Newspaper article Pittsburgh Post-Gazette (Pittsburgh, PA)

Crew Uncovers Five Missing Portraits at Old Carnegie Library

Newspaper article Pittsburgh Post-Gazette (Pittsburgh, PA)

Crew Uncovers Five Missing Portraits at Old Carnegie Library

Article excerpt

Colorful oil portraits of Emily Dickinson, Mark Twain and Ralph Waldo Emerson are still missing from the old Carnegie Library that opened in 1890 on the city's North Side.

But five of 25 large pictures painted by Pittsburgh artist Elizabeth Black were uncovered Tuesday when Mascaro Corp. construction workers removed lathe, plaster and wire mesh as part of renovations underway for the Children's Museum of Pittsburgh.

The portraits, each measuring 40 by 60 inches, were made to fill 25 niches in the reception room, where librarians welcomed visitors and retrieved books for them.

A painting of Francis Parkman still hangs in one of the niches, but sadly, someone painted a black mustache on the revered historian, possibly during a 1970s renovation. Someone also drew glasses on the face of poet Elinor Wylie. A third portrait of a white-haired man in a tan coat fell to the floor.

"It's kind of too bad that we didn't find [Edgar Allan] Poe, [Benjamin] Franklin, [Mark] Twain and [Emily] Dickinson because most people know who they are," said John Black of Germantown, Tenn., the son of Elizabeth Black.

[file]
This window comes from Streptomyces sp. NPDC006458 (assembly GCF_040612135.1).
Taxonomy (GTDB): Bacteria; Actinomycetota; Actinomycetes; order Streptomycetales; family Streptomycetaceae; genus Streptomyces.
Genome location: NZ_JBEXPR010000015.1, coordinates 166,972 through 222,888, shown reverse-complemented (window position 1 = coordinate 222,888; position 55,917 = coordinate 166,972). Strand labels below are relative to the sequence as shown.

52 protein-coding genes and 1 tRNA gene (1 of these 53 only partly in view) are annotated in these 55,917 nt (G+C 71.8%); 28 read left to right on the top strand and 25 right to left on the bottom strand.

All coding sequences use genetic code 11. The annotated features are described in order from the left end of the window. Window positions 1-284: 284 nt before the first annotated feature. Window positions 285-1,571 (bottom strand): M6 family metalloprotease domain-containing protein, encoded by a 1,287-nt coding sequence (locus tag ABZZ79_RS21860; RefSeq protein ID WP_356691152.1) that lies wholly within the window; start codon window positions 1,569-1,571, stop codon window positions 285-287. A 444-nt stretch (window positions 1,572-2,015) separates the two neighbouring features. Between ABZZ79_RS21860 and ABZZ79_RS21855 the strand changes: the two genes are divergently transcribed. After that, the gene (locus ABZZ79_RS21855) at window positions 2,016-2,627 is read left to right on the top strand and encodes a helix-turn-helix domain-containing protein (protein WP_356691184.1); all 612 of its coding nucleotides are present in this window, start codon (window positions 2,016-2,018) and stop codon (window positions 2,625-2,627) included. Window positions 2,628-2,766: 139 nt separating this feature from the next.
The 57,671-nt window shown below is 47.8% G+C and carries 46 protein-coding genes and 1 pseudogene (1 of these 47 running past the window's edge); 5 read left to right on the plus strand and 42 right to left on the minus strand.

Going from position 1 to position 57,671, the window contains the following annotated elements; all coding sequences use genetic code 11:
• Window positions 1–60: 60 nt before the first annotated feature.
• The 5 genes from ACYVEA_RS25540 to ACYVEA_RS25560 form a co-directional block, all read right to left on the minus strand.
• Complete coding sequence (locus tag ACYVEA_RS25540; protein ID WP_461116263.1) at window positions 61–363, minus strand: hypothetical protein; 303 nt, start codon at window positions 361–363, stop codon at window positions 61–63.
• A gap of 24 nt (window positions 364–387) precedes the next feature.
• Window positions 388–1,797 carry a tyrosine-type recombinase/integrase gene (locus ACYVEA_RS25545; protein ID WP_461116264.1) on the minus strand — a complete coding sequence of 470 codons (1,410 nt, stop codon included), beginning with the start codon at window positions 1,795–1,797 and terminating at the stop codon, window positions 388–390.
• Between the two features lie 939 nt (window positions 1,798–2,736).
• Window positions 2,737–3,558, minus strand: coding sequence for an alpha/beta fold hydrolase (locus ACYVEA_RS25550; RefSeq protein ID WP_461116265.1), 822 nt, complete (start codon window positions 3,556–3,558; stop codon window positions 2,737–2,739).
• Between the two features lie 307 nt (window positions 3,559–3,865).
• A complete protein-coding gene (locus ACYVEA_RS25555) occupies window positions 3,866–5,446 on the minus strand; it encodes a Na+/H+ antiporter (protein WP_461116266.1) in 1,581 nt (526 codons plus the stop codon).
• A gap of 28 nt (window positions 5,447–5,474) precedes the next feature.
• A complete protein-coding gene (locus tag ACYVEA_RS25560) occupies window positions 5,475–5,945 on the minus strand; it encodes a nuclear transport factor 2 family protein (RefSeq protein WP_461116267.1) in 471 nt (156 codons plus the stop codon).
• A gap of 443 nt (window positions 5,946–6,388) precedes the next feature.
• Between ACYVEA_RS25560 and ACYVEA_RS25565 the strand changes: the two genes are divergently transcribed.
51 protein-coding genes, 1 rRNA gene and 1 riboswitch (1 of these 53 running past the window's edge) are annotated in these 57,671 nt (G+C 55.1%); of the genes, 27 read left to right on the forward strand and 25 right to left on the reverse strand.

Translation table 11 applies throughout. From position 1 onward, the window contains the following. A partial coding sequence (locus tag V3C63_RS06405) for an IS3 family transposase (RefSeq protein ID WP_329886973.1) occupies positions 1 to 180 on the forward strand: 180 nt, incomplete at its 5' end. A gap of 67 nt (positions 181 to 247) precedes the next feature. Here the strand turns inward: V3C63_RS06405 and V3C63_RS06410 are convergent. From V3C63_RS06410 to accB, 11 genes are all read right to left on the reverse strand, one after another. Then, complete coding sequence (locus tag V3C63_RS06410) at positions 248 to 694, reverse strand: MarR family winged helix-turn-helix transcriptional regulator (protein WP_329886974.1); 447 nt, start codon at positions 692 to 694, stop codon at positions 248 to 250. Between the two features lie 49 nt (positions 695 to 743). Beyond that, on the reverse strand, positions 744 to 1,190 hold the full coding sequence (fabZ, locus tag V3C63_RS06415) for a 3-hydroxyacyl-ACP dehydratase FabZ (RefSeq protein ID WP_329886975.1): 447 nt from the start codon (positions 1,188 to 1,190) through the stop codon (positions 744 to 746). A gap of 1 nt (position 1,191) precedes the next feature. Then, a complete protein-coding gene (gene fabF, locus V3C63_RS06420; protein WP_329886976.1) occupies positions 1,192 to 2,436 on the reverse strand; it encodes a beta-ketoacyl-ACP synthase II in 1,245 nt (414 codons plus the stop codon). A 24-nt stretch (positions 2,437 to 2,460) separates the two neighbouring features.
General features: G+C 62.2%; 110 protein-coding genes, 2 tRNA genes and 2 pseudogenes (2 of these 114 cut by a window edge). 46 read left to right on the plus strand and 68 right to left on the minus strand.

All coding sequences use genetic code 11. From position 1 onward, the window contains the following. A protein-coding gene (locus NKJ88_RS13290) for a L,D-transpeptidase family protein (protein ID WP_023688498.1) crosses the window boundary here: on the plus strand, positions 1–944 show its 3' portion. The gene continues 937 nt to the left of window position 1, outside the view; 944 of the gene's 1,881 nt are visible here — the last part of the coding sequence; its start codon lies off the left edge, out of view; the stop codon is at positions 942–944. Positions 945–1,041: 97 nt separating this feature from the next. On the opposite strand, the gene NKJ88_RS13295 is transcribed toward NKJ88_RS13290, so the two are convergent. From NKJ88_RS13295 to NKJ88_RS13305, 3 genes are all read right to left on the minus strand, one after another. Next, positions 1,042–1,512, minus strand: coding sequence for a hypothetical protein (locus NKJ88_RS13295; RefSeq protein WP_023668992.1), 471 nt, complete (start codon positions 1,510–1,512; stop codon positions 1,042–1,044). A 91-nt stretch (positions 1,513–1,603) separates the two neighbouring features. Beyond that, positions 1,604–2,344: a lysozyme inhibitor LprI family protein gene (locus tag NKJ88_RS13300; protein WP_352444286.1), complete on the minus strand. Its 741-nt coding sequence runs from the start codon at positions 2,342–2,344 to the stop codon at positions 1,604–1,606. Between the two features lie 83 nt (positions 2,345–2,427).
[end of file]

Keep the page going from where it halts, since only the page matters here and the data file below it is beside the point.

Often hired by Pittsburgh's elite to paint children's portraits, the artist was 28 in 1940 when she researched the lives of the famous people she portrayed for the library under a commission from the Works Progress Administration.

Her subjects were: naturalist John James Audubon, Founding Father Benjamin Franklin, author and poet Edgar Allan Poe, philosophers Henry David Thoreau and Ralph Waldo Emerson, author Harriet Beecher Stowe, poet John Greenleaf Whittier, jurist Oliver Wendell Holmes, humorist and novelist Mark Twain, authors Washington Irving and James Fenimore Cooper, and historians Francis Parkman, John Fiske, John L. Motley and William H. Prescott. The last portrait she finished was of poet Walt Whitman.

By 1943, Black was a Red Cross volunteer sketching her way across Europe, capturing the faces of young American soldiers. …

Search by... Author
Show... All Results Primary Sources Peer-reviewed

Oops!

An unknown error has occurred. Please click the button below to reload the page. If the problem persists, please try again in a little while.